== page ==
New Zealand held a national remembrance service yesterday for 29 coal miners killed in an explosion last month, with a line of 29 black-draped tables each bearing a fallen miner’s helmet, lamp and name serving as the centerpiece.
Pike River mine was rocked by an explosion Nov. 19, trapping the 29 miners. A second major blast five days later dashed hopes any of the workers had survived, and the men’s bodies have still not been recovered.
Two more explosions have occurred since, including one on Sunday that shot flames into the air, signaling a raging underground coal fire that continues to burn.
More than 10,000 mourners attended the somber open-air service for the dead miners under a sunny sky yesterday at Greymouth’s Omoto Racecourse on South Island. People paused for a two-minute silence before the service to remember the dead men. Flags flew at half-staff on government buildings nationwide.
Victims’ families placed photos, tributes and personal items — including clothing, a rugby ball, surfboards, a guitar and a cricket bat — alongside the miners’ helmets on the tables.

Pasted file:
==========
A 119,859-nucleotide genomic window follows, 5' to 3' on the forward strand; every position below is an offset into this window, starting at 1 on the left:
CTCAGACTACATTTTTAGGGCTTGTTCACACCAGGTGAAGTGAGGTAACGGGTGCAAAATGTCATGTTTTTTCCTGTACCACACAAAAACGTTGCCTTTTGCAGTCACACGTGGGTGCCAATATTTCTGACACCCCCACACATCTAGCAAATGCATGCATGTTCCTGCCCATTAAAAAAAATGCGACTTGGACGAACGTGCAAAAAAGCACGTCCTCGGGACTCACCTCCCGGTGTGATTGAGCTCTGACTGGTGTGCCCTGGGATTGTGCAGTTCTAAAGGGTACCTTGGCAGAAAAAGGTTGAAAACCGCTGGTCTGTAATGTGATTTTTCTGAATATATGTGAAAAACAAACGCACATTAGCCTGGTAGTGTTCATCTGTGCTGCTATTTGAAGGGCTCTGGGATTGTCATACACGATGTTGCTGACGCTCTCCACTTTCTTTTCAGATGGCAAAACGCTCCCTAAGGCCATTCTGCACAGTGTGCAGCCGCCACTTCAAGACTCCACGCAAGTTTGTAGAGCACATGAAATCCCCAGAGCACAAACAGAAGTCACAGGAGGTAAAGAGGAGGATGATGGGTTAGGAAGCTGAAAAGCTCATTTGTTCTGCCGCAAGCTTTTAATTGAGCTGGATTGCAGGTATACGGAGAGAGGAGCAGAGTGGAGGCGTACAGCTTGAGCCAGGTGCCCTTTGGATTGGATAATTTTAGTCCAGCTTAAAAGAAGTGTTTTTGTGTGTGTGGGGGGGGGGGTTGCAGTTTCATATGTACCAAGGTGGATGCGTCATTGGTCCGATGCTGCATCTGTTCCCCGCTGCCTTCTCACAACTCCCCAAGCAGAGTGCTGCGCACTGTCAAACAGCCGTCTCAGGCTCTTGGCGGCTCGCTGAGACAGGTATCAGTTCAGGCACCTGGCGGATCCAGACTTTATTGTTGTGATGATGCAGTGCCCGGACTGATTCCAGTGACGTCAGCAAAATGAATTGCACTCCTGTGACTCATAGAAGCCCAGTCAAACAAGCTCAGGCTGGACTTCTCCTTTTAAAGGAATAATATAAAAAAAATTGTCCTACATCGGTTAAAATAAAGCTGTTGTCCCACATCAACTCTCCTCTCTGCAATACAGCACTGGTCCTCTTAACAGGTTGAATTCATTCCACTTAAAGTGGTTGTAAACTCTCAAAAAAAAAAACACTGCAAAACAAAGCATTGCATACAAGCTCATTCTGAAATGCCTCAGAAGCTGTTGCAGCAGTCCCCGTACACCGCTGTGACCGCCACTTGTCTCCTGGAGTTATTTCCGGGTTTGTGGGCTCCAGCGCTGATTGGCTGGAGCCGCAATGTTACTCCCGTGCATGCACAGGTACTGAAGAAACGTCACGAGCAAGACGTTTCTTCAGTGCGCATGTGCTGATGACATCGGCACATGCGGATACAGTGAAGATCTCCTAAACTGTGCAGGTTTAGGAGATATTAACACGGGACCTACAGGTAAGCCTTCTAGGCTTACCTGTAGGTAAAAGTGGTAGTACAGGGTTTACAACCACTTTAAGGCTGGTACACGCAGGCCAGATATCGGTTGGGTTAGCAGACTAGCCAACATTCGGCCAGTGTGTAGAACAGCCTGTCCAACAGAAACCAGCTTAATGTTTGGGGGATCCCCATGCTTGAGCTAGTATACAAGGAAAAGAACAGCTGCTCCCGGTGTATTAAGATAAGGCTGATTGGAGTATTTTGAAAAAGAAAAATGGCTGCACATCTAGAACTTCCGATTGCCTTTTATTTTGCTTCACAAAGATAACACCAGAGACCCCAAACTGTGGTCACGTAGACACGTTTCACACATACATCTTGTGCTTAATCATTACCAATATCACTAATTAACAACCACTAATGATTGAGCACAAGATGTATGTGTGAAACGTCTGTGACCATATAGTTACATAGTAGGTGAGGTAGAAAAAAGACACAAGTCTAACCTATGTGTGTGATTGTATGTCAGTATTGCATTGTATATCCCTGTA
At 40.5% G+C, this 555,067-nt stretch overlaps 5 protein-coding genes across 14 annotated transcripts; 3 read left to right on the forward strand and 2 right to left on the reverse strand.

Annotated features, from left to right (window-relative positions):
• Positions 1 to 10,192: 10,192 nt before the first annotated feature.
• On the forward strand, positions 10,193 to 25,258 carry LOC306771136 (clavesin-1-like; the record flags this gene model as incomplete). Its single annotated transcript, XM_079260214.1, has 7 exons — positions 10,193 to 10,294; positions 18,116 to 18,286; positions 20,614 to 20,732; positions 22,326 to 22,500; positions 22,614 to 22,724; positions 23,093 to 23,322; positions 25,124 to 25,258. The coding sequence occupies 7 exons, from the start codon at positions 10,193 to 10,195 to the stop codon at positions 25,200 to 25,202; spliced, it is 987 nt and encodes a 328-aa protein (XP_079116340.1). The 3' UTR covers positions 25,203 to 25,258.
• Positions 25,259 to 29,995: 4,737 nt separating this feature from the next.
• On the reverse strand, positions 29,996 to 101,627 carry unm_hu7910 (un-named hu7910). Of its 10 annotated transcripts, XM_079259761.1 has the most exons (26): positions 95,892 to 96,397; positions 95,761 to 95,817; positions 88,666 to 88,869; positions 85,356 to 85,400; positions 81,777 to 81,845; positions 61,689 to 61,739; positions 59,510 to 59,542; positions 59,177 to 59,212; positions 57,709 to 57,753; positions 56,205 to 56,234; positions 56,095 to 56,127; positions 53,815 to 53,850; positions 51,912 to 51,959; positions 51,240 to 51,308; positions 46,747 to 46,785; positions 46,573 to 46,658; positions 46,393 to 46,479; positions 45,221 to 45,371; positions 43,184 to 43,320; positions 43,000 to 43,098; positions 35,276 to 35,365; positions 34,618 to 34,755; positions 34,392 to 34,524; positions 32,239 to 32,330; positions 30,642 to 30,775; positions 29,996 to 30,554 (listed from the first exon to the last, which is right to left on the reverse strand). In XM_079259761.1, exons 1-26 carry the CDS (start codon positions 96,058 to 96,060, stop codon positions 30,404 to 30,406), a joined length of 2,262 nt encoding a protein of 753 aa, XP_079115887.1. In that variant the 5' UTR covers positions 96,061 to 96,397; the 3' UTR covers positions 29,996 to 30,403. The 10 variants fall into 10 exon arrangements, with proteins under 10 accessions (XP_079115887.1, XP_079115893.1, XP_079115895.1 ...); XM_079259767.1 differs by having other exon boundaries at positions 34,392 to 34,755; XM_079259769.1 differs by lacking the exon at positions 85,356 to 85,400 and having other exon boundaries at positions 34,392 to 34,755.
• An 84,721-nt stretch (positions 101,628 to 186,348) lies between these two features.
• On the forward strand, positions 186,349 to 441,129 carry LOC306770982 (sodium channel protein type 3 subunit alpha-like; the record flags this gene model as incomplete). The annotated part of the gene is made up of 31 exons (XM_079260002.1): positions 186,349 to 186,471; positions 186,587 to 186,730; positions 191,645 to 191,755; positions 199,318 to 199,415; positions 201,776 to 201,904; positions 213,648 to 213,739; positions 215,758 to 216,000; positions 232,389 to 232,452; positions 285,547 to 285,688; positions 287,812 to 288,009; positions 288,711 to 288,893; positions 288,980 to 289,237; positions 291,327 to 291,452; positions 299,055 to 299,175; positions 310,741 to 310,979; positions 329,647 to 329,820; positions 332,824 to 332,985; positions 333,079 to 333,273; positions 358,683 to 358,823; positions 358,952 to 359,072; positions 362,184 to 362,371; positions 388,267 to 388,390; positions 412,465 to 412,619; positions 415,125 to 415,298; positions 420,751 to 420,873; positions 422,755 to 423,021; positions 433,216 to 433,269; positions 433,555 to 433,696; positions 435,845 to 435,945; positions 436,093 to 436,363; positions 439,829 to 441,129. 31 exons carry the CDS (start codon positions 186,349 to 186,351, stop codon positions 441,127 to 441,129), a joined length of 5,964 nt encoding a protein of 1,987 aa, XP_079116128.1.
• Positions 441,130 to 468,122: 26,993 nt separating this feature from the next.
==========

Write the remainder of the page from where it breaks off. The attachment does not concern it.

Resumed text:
Men, women and children, many weeping, filed quietly past the tables to pay their respects.
“In a very real sense, those men are with us because of those tables,” Reverend Tim Mora, who led the service, told the silent crowd.
Grieving father Lawrie Drew said he would not feel a sense of closure until his son Zen’s body was recovered.
“It’s not closure for me. Not until I see the body,” he told the Stuff news Web site ahead of the service.
New Zealand Prime Minister John Key said the nation’s 4 million people were standing behind the region’s tight-knit community.
“We hoped ... they’d emerge from the depths of the Earth,” he told the mourners. “But they never came home.”
Recovery teams started a jet engine known as the “gag” machine overnight on Wednesday, blowing inert gases and water vapor into the burning mine to quench the fire raging since Sunday.
Police Superintendent Gary Knowles told reporters once the explosive gases are expelled, work will begin to cool soaring temperatures inside the mine to allow for the recovery of the 29 bodies. However, mine experts have warned it would be a slow process, he said.
Foreign diplomats, including high commissioners from Australia, Britain and South Africa — who lost nationals in the disaster — were also at the service.